News Releases
September 17, 2015

The Boston Bar Association to Present 2015 Haskell Cohn Award for Distinguished Judicial Service to Chief Justice Phillip Rapoza

Press Release

The Boston Bar Association (BBA) is pleased to announce that the recipient of the 2015 Haskell Cohn Award for Distinguished Judicial Service will be Chief Justice Phillip Rapoza, whose 23-year career in the Massachusetts Judiciary brought him all the way from the Fall River District Court to service on two UN-backed war crimes tribunals.

Recipients of the Haskell Cohn award are characterized by their deep concern for the quality of the judiciary. Chief Justice Rapoza, who retired from the Appeals Court in June, has demonstrated that his regard for justice spans far beyond our borders.

“In his 23-year career, Chief Justice Rapoza has advanced the integrity of the courts not only in Massachusetts, but also on the international stage,” said BBA President Lisa Arrowood. “We are proud to recognize this extraordinary leadership with the Haskell Cohn Distinguished Service Award.”

Chief Justice Rapoza is currently the President of the Switzerland-based International Penal and Penitentiary Foundation, and in that capacity works to promote studies around the world in the field of crime prevention and the treatment of offenders. Last year, he and four other experts in the field of prison studies were granted a private audience with Pope Francis to share their findings. Chief Justice Rapoza presented an address to Pope Francis dealing with the treatment of offenders and the challenge of mass incarceration.

Chief Justice Rapoza also has been active in efforts to spread the rule of law in the developing world. Following his service as an international judge on  a  UN-backed war crimes tribunal in East Timor, he has frequently returned to that country to assist UN efforts in support of both Timor’s justice system and its  democratic institutions. In 2012, the US State Department selected him to serve as one of two US observers of Timor’s parliamentary elections. He will be returning to East Timor in November 2015 to conduct a program on judicial independence and to help establish a Timorese judges’ association. Chief Justice Rapoza has also headed a UN criminal justice advisory team in Haiti, where he lived for three months and travelled around the country to report on conditions under which pre-trial detainees were held. Similarly, he has travelled to Mozambique, where he participated in a USAID judicial development project. He has received numerous accolades for his international work.

More recently, Chief Justice Rapoza was appointed by UN Secretary-General Ban Ki-moon to serve as the international reserve judge on the Supreme Court Chamber of the UN-backed war crimes tribunal in Cambodia. The tribunal, formally known as the Extraordinary Chambers in the Courts of Cambodia, was established to bring to justice senior leaders and those most responsible for the deaths of as many as two million Cambodians during the rule of the Khmer Rouge. Oral arguments before the Supreme Court Chamber are anticipated early next year after all parties have filed their written briefs with the court.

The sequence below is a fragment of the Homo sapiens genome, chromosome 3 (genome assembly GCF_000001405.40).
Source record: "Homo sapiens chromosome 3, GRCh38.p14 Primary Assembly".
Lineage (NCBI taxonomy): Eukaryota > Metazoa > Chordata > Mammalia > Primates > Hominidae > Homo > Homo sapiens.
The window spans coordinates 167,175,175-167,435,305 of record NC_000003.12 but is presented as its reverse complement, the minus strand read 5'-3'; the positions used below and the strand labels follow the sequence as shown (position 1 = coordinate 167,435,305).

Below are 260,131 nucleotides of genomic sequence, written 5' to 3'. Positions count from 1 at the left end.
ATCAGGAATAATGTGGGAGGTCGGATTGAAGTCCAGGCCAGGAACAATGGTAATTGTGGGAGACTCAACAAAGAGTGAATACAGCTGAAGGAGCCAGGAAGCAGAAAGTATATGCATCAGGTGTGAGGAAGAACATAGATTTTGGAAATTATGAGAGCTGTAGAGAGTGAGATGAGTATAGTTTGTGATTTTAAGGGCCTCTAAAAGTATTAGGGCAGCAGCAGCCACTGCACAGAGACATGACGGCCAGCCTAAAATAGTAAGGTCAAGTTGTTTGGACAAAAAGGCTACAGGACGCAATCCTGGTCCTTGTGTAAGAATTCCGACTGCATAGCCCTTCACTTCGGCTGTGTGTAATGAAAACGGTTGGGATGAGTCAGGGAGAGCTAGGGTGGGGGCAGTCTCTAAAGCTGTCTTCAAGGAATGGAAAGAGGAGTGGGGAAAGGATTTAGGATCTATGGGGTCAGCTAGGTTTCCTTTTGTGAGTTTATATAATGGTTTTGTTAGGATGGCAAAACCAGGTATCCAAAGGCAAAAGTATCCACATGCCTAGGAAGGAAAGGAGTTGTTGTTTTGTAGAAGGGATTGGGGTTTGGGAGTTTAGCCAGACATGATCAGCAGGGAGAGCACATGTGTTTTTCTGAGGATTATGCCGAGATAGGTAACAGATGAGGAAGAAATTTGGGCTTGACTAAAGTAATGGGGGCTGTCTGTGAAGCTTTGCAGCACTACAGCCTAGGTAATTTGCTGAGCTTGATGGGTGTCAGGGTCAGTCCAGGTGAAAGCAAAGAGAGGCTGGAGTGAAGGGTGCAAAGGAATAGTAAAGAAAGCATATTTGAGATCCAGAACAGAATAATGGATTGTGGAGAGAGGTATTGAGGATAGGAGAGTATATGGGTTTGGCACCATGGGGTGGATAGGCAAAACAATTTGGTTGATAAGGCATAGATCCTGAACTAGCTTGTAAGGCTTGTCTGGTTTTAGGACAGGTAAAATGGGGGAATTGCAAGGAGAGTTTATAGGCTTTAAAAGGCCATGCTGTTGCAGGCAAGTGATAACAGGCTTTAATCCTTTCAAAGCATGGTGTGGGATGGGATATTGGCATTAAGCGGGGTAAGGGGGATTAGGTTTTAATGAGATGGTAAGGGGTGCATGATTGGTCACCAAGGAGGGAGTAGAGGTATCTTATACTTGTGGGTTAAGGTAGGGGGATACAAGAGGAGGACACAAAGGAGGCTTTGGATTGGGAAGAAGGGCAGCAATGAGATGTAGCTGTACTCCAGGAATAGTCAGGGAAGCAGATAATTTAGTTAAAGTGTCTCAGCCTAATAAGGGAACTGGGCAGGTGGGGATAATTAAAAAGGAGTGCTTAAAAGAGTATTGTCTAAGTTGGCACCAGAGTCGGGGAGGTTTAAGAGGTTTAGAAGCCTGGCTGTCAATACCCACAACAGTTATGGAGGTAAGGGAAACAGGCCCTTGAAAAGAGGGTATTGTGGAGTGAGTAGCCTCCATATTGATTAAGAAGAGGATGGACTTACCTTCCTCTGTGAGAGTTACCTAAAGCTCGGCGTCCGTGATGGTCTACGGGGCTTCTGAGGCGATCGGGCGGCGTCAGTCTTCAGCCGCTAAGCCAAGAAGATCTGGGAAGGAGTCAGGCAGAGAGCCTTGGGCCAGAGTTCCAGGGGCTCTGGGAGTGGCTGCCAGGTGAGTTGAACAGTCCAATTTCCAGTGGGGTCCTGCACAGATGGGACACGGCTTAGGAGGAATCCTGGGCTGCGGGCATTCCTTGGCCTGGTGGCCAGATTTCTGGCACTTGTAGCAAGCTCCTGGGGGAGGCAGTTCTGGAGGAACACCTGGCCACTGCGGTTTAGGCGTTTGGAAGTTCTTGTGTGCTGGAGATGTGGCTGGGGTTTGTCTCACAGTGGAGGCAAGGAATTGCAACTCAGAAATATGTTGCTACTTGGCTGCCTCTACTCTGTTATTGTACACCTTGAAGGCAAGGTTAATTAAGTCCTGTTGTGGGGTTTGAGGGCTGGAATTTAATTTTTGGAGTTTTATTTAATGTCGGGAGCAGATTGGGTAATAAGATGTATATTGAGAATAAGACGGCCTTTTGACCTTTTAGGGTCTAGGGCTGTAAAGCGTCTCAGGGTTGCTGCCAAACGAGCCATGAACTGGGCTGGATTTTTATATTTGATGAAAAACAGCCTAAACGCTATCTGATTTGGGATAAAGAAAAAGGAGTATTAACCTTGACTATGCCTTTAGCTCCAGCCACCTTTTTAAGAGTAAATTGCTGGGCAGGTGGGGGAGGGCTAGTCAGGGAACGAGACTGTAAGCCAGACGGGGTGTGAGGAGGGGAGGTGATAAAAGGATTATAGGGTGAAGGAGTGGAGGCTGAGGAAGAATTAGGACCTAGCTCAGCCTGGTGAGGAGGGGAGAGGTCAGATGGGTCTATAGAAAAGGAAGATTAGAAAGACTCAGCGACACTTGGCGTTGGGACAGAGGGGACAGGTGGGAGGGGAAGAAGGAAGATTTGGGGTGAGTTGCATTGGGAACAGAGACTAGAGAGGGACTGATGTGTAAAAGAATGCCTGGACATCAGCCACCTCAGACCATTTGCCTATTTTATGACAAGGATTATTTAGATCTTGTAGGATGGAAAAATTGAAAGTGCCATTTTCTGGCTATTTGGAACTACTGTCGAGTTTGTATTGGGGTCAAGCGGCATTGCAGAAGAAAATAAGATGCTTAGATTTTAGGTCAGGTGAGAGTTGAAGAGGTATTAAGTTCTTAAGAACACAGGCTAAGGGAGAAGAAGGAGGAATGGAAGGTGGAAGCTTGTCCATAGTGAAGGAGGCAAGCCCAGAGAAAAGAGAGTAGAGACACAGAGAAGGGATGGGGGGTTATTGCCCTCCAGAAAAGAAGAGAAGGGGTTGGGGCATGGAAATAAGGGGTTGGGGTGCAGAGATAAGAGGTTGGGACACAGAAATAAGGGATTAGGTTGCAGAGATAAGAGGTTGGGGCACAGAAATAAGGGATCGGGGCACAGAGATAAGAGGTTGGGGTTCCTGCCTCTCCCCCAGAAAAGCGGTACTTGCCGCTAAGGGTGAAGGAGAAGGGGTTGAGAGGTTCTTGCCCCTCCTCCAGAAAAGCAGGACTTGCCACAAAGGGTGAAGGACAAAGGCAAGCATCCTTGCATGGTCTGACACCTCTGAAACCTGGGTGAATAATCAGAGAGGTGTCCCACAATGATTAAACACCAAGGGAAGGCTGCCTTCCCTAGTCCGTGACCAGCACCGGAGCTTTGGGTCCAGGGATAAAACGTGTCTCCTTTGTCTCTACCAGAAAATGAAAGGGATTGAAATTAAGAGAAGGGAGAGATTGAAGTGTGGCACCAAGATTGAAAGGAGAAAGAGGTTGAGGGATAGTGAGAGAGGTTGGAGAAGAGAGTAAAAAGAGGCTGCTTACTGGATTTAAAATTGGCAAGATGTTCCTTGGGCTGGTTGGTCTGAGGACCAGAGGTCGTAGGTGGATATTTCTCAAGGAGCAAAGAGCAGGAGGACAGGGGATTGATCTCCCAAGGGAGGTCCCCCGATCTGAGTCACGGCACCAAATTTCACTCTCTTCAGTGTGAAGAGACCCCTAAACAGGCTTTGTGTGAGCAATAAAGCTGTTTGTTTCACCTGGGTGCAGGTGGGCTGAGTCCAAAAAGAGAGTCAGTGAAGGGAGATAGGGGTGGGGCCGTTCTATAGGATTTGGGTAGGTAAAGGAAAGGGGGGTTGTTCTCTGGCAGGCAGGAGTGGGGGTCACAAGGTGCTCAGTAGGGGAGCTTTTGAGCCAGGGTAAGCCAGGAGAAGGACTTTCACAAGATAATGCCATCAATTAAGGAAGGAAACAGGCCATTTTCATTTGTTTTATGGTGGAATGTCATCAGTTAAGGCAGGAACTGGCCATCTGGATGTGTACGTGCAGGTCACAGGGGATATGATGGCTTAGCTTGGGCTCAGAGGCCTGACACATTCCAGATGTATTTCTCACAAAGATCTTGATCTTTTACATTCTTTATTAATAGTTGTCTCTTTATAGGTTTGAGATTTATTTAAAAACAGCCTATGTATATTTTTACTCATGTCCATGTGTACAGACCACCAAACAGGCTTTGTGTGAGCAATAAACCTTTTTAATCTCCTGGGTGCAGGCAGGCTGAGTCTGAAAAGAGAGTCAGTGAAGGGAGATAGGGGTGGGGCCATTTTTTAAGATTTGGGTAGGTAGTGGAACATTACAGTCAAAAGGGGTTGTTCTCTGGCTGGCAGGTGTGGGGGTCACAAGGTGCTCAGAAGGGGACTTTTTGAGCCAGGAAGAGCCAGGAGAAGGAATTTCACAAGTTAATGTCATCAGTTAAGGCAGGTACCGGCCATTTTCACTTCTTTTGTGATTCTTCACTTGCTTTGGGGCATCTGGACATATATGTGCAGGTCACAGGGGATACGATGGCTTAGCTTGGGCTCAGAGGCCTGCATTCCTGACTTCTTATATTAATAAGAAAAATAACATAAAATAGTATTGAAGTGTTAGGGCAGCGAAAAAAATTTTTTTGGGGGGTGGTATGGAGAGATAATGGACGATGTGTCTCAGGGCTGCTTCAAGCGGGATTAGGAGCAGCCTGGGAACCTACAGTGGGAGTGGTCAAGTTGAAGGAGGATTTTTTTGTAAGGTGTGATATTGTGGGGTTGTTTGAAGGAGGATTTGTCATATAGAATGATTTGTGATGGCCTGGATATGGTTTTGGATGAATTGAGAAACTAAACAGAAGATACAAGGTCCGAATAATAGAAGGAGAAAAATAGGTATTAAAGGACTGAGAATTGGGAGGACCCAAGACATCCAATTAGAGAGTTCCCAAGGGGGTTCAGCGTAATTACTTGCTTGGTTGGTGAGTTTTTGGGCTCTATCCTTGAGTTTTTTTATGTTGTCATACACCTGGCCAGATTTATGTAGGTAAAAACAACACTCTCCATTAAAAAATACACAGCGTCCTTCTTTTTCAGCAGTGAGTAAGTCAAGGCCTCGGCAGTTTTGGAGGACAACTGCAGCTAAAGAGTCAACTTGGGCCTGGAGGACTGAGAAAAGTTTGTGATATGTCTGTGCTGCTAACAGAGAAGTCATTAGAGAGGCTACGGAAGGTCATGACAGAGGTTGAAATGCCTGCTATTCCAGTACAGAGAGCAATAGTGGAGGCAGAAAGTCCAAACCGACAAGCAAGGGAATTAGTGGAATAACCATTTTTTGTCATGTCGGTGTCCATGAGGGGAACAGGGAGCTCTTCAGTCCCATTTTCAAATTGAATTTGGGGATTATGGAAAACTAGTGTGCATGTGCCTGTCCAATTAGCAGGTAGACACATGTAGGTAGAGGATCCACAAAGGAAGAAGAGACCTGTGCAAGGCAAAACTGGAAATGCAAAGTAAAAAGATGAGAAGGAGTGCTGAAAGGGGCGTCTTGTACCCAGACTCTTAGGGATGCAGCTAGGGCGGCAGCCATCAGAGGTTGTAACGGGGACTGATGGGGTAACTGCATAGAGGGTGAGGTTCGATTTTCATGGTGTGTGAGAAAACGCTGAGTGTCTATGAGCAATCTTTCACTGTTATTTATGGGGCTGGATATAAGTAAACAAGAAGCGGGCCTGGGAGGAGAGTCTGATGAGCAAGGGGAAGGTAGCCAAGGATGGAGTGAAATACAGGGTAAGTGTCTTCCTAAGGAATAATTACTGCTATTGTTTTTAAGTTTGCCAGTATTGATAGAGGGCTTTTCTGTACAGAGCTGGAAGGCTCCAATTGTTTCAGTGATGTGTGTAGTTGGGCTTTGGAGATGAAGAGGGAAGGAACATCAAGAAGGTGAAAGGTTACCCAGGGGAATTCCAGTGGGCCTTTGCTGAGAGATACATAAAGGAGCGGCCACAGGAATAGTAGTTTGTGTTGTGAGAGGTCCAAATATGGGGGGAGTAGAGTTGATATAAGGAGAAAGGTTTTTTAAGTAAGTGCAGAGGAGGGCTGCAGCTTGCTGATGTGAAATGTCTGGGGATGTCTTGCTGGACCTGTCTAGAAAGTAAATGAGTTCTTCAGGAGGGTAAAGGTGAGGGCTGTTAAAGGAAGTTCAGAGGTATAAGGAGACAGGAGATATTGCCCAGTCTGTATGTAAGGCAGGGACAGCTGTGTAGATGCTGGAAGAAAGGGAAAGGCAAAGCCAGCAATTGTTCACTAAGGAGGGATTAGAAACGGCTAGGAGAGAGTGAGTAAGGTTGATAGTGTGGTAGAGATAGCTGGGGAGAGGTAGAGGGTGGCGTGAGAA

Reflecting on his career, Chief Justice Rapoza stated, “I have been truly fortunate to have had the opportunity to help advance the rule of law and promote the role of an independent judiciary both in Massachusetts and around the world. I am deeply honored to be recognized by the Boston Bar Association with the Haskell Cohn Award for Distinguished Judicial Service.”

A resident of New Bedford, Chief Justice Rapoza is the grandson of Portuguese immigrants and is the only Portuguese-American judge to serve at the appellate level in Massachusetts. He received a Bachelor of Arts degree in history, magna cum laude, from Yale College and a Doctor of Law degree from Cornell Law School.

He is also the recipient of several honorary Doctor of Law degrees. Prior to Chief Justice Rapoza’s seventeen years on the Appeals Court (during nine of which he served as Chief Justice) he was appointed in 1992 to the trial court. He served first as a trial judge on the Fall River District Court and subsequently as a judge on the Massachusetts Superior Court.  He began his career in law as an assistant district attorney in Suffolk and Bristol counties and later was a partner in law firms in Fall River and New Bedford.

In addition to preparing for his upcoming travels abroad, Chief Justice Rapoza spends much of his time with family. His first grandchild, Oliver Phillip Rapoza, was born to his son Sam and daughter-in-law Kim on August 13.

The Haskell Cohn Distinguished Judicial Service Award was established in 1975 and endowed by Mintz Levin in honor of the 50th anniversary of Haskell Cohn’s admission to the bar. It is presented annually to a member of the Massachusetts judiciary, or a resident of Massachusetts who is a member of the Federal judiciary, who has distinguished himself/herself in a manner that calls for special recognition.

The Boston Bar Association is one of the oldest bar associations in the United States. We are a non-profit, voluntary membership organization of more than 12,000 attorneys drawn from private practice, corporations, government agencies, legal aid organizations, the courts, and law schools. Our mission is to advance the highest standards of excellence for the legal profession, facilitate access to justice, serve the community at large and promote diversity and inclusion in the legal profession.